Remember the pain of covering your costume with a winter jacket? 😅
The opinions expressed in this article are the author's own and do not necessarily reflect the views of Narcity Media.
Halloween in Canada is an absolutely wonderful time of year.
Since it coincides with the fall season, the leaves are beautifully orange, red and yellow, the vibes are spooky, and the weather is cold — like super cold.
For many Canadians, Halloween is a bit different than what's depicted in Hollywood movies though. While there's plenty of scary fun to be had, there are some uniquely Canuck moments too.
So, to celebrate this Canadian Halloween season, we've put together a list of things that every Canuck will probably remember from their childhood.
From wearing your coat over your costume to getting iconic Canadian candies, if you spent at least one Halloween in the country, you'll probably relate to these.
Wearing a winter coat over your costume
Anyone who has ever lived in Canada knows that this country gets pretty cold. And since October 31 is nearly November, that means it's basically winter.
And unfortunately, this means that your Walmart princess, dog or ghost costume isn't going to do much to keep you warm.
Every Canadian knows the pain of waiting all month long to put on your Halloween costume and accessorizing it, only to realize that it's actually really cold and you're going to need to wear a coat on top of it.
Maybe you can imagine you're the princess of Canada instead?
Quintessentially Canadian costumes
Sure, Dracula or Frankenstein might be popular choices, but there's always some costumes with a distinctly Canadian vibe.
If you've celebrated Halloween in Canada, you probably remember running into loads of hockey players, lumberjacks or RCMP officers on October 31. Sometimes, there are even zombie versions!
Or maybe you have memories of people dressing up as iconic Canadian TV show characters like the Trailer Park Boys or a character from PAW Patrol.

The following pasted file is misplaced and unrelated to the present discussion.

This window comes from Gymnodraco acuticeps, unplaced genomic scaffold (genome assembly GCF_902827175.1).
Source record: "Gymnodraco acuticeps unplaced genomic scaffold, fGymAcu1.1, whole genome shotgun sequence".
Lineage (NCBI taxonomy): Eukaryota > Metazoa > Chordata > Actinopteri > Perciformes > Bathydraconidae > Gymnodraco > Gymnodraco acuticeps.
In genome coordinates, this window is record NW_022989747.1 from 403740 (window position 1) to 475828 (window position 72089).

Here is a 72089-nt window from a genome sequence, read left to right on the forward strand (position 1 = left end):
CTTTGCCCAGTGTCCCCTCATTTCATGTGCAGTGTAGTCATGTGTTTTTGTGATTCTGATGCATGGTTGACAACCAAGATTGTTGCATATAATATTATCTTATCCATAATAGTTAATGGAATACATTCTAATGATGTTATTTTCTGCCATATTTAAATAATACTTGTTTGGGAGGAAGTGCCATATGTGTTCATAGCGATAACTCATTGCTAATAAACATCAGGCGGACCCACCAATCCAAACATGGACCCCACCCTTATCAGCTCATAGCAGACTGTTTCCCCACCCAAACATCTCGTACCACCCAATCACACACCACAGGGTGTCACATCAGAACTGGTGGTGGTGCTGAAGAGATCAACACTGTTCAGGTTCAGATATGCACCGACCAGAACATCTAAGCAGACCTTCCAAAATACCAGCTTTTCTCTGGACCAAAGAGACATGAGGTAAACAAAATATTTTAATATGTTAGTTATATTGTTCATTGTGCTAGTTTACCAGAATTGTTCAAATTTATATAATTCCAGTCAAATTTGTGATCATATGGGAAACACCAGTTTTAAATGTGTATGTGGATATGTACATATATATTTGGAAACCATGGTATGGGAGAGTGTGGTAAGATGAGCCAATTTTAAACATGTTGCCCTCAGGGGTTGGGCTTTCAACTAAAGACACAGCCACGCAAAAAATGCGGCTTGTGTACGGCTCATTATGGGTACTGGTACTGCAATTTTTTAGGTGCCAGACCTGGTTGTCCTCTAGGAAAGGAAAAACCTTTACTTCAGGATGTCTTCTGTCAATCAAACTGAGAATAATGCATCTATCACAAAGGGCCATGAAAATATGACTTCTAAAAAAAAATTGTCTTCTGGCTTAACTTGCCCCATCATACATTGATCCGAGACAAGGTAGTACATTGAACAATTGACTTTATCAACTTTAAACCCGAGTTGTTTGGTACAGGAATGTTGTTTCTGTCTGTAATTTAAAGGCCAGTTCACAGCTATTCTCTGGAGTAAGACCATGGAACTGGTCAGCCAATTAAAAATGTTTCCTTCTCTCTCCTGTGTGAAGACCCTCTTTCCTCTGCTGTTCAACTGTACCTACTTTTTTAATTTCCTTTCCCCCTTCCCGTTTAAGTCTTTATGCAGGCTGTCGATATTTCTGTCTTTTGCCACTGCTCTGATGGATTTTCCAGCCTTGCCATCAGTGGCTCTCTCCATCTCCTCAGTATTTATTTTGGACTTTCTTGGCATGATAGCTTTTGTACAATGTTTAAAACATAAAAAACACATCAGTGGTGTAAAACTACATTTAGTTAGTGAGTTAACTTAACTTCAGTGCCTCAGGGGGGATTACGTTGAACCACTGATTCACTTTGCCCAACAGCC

Or maybe you dressed up as these characters yourself! We're not here to judge!
Bingeing on Canadian candies
If you grew up in Canada, you probably have fond memories of getting classic Canadian sweets come Halloween.
We're talking about everything from Coffee Crips and Caramilks to Rockets and more.
In fact, for a lot of kids, Canadian candy would fill up nearly half of their bags. And nearly half of their stomachs in the weeks that followed.
The UNICEF boxes
Another classic Canadian tradition for the spooky day.
Not only would kids wander door-to-door looking for candy, but they would also ask for spare change to add to the UNICEF box around their necks.
That's because, seemingly every year, trick-or-treaters in Canada would be given little boxes by their school to fill up with the money that would go towards the humanitarian agency.
It makes sense – helping out your fellow citizens seems like a very Canadian impulse!
Nothing would give Halloween vibes quite like walking into your local Canadian Tire or Zellers and seeing the aisles and aisles of decorations, costumes and props.
Or maybe you'd walk into your local Tim Hortons and see some spooky decorations and window stickers reminding you that the scariest day of the year was in coming.
No matter the decor, these crossovers of Canadian stalwarts and the holiday seasons were always something kids would look forward to.
Halloween episodes of favourite Canadian shows
Halloween always meant that your favourite Canadian TV shows would have their very own spooky episodes.
Not only did regular shows get spooky, but spooky shows got more common. Around this season is when disturbing shows like Freaky Stories or Are You Afraid Of The Dark? seemed to be everywhere!
They can't be all that scary though if they're on YTV and Teletoon! Right? RIGHT?!
Going out to party in the frigid cold
As you get older, Halloween becomes less about candy and more about going out and having a good time.
But, you're still subject to the same elements kids are, and maybe even worse because you're out later.
People in uncomfortable shoes and potentially revealing costumes journey between bars in the bitter cold and it's a very common sight in the downtown of most Canadian cities on October 31.
Might just be worth doing some research into costumes that are warmer though.
And with another Halloween season right around the corner, we can all get ready for some more uniquely Canadian Halloween vibes.
This article's cover image was used for illustrative purposes only.